Soon police will be using oral devices to screen for drug use among drivers and adding canoeists, kayakers and paddleboarders to the list of “vehicle” operators who must stay sober.
Sgt. Tim Burtt, with the traffic management unit of Greater Sudbury Police, said Monday the police service is acquiring six Drager 5000 units — which can detect THC (the psychoactive ingredient in marijuana) and cocaine through a saliva swab — to its fleet of vehicles.
The machines, about the size of Keurig coffeemaker, have already been obtained but “they won’t be deployed until we have officers trained on them,” he said. “We’re sending one officer down to be trained shortly as a trainer, and then he will train select officers in the traffic unit.”
The tool will not be used to lay criminal impaired charges, he said, but can be effective in enforcing other laws.
“It is not a device that will be used in regard to forming grounds for an impaired,” he said. “It’s meant for provincial sanctions, so commercial motor vehicles, graduated licensing and young drivers, who all have to have zero drugs or alcohol when operating vehicles.”
Meanwhile, police are obliged to take extra types of watercraft into consideration when conducting patrols of lakes and rivers, after a judge ruled in November that canoes are “vessels” under the Criminal Code of Canada.
The case concerned the death of a young boy in Muskoka whose paddling companion — his mother’s boyfriend — was impaired when their canoe capsized.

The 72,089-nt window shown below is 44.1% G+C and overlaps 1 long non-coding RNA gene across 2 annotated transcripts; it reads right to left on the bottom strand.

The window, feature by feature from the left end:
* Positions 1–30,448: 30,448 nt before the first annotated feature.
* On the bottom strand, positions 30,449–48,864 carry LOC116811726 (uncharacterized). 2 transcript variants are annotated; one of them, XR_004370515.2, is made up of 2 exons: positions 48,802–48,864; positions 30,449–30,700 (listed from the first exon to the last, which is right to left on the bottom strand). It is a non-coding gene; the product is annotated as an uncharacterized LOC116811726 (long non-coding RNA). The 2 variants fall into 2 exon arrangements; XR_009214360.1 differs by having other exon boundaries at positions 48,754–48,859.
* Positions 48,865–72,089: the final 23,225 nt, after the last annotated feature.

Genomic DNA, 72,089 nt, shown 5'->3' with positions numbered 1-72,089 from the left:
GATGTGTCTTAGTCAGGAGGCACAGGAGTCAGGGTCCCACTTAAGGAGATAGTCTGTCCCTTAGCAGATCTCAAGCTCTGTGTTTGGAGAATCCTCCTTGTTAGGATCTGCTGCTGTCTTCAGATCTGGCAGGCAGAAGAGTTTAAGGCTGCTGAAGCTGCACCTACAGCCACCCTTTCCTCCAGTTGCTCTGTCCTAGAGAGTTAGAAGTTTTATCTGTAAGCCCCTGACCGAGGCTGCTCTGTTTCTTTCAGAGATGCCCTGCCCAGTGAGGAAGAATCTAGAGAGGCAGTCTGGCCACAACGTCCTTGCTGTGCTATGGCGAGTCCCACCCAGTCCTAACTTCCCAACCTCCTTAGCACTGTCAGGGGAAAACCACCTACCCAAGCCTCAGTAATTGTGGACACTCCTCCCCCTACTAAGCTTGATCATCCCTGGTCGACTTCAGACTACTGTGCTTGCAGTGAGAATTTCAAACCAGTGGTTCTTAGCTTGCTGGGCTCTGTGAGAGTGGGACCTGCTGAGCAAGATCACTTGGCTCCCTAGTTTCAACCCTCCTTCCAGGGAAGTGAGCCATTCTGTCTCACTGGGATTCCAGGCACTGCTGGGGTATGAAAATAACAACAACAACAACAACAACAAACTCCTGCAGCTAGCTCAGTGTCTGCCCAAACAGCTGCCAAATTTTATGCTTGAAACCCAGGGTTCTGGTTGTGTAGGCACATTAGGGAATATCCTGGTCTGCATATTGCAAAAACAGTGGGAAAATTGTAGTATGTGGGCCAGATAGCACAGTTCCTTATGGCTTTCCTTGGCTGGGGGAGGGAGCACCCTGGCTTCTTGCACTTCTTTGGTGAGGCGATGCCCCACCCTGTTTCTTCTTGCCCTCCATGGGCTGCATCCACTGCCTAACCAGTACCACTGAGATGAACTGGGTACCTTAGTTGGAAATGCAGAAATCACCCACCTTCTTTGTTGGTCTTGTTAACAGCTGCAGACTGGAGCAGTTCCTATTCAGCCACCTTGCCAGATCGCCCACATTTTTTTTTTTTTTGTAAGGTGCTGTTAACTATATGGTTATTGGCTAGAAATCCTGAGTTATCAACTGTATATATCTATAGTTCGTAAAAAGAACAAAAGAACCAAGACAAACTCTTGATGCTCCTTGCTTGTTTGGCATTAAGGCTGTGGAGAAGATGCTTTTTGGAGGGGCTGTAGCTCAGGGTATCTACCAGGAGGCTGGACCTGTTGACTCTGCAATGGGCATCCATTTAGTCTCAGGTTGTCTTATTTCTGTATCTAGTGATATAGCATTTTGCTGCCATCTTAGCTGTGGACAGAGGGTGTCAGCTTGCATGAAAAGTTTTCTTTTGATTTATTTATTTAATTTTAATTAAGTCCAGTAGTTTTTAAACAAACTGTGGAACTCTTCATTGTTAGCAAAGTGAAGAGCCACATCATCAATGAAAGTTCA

The ruling means kayaks and even paddleboards are also considered vessels, said Burtt. And even though these types of self-propelled watercraft don’t move especially fast, people need to be aware that drunken operation is against the law.
“It’s controversial and I know there will be appeals, but this is something we have to educate the public about,” he said.
Golfers must also be careful not to imbibe (or inhale) too much while conveying their clubs from one hole to the next.
“A lot of complaints we get with golf carts is we actually have people who are silly enough to keep driving them even afterwards,” Burtt said. “Driving down the street — people do it, believe or not. We get those calls every year.”
Of course the most dangerous and deadly types of impaired driving involve bigger vehicles travelling at higher speeds on busy roads and waterways.
Last year saw four fatal collisions attributed to drugs and/or alcohol in Greater Sudbury, said Burtt, and they represent “a cross-section of what we typically see here.”
The vehicles involved in the deaths were a personal watercraft, a car, a motorcycle and a snowmobile.
The latter was crashed by a young woman on Panache Lake last March, and subsequent toxicology results showed both alcohol and drugs were present, said Burtt.
So far this year isn’t looking much better when it comes to impairment-related tragedies.
“We’re now two-and-a-half months into the year, and we’ve had four traffic fatalities in the City of Greater Sudbury,” Burtt said. “Two of those have either drugs or alcohol involved — one had drugs, the other alcohol — so that’s 50 per cent.”
This stat is in keeping with national data showing 46 per cent of fatal collisions can be attributed to alcohol and/or drug impairment, the sergeant noted.